Connecting physical and behavioral health care is a big step for NC

Mandy Cohen, secretary of the NC Department of Health and Human Services, warned lawmakers in October that without a budget by mid-November, Medicaid transformation would be delayed.
Mandy Cohen, secretary of the NC Department of Health and Human Services, warned lawmakers in October that without a budget by mid-November, Medicaid transformation would be delayed.

At the NC Department of Health and Human Services, we know that focusing on the whole person to help him or her be healthier is a critical part of our mission. But until recently, we didn’t have all the tools we needed to break down the barriers separating our physical and behavioral health care systems so we could deliver on that mission.

Last month, the federal government approved changes that the General Assembly mandated for our Medicaid program. As we move from a system that primarily pays fee-for-service and is managed by the state to one run by managed care organizations, these changes give us powerful tools to make our new system more innovative, including the integration of physical and behavioral health for the two million North Carolinians enrolled in the Medicaid program.

This is a big win for North Carolinians. Like most states, behavioral health has traditionally been treated as separate from the broader health care system. That has often meant behavioral health clinicians working in different facilities than primary care doctors, with limited coordination between the two. On the financial side, including NC Medicaid, behavioral health services are paid for by one entity, while primary care is paid for by another. To people who receive treatment, it can be confusing.

Research shows us that behavioral health is intimately linked with physical health – and that both are heavily influenced by factors that seem on their surface to be unrelated. Many chronic diseases, including diabetes and heart disease, can be worsened by behavioral health conditions like depression or substance use disorders. This has been particularly apparent in the opioid crisis, with the use of injection drugs creating national epidemics of hepatitis C and other infectious diseases. With federal approval of our changes, we can begin to build a health system that acknowledges these connections and helps North Carolinians access physical and behavioral health services seamlessly.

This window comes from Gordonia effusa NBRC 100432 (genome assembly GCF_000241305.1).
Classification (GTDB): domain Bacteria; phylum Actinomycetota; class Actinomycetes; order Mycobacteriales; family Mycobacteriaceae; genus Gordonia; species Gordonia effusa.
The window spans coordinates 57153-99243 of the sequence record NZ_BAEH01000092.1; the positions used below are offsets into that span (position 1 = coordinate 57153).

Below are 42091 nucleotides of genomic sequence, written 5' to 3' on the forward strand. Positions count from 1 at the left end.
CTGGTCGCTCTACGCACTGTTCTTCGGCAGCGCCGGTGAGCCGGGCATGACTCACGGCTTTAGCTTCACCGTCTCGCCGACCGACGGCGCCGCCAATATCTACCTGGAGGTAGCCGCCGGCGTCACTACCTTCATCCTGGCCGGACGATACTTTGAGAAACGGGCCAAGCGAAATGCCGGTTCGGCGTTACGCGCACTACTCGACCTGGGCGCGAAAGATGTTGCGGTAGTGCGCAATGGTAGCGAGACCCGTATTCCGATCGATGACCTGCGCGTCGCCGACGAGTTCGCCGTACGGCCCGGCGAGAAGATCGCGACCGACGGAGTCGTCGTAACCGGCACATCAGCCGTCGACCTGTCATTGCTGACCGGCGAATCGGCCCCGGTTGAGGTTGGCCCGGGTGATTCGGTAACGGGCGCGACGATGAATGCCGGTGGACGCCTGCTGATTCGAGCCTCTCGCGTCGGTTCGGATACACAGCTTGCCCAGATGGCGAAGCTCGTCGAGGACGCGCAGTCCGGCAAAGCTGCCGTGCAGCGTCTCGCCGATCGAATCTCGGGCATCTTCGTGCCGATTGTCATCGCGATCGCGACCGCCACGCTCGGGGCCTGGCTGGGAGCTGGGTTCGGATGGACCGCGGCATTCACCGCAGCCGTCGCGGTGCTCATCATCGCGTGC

In designing our plan around whole person health, we have benefited from the feedback and collaboration of many stakeholders, including legislators, managed care organizations, clinicians, and people in our Medicaid program. We’ve also learned from best practices in other states while crafting an innovative program that makes sense for North Carolina.

Beginning in 2019, North Carolina will enroll most Medicaid beneficiaries, including those with lower-intensity behavioral health needs, in “Standard Plans” to access physical health services, behavioral health services, long-term services and supports and pharmacy benefits through one insurance plan. Starting in 2021, people with certain higher intensity behavioral health needs, intellectual/developmental disability (I/DD) diagnoses or traumatic brain injury (TBI) needs, will be enrolled in “Tailored Plans,” specialized managed care plans with additional resources and expertise to meet complex needs.

While other states including Arizona, Florida, and New York have created similar specialty behavioral health plans, North Carolina will be among the first to implement fully integrated managed care plans designed for all individuals with higher intensity needs. This approach allows North Carolina to minimize disruptions in care, while moving toward a whole person approach. As a cornerstone of the Tailored Plans, North Carolina is designing a specialized care management program for these enrollees, spanning physical health, behavioral health, I/DD, TBI, long-term services, and non-medical factors that directly impact health, such as housing and nutrition.

With these changes, we will prioritize the health of the whole person to make North Carolinians healthier overall. It will now be easier for clinicians to refer their patients to behavioral health professionals and social support networks. Doctors will be able to work with care managers to develop plans for both physical and behavioral health needs. We want to make it easier for clinicians to coordinate with one another and with insurers so people get the right care, from the right health care professional, when they need it.

There is a lot of work to do to refine these policies and put them into practice. The walls between types of care were erected over decades and breaking them down is a big challenge. But we are taking a big step in the right direction.

Mandy Cohen, M.D. is the North Carolina Secretary of Health and Human Services. Dave Richard is the Deputy Secretary for NC Medicaid.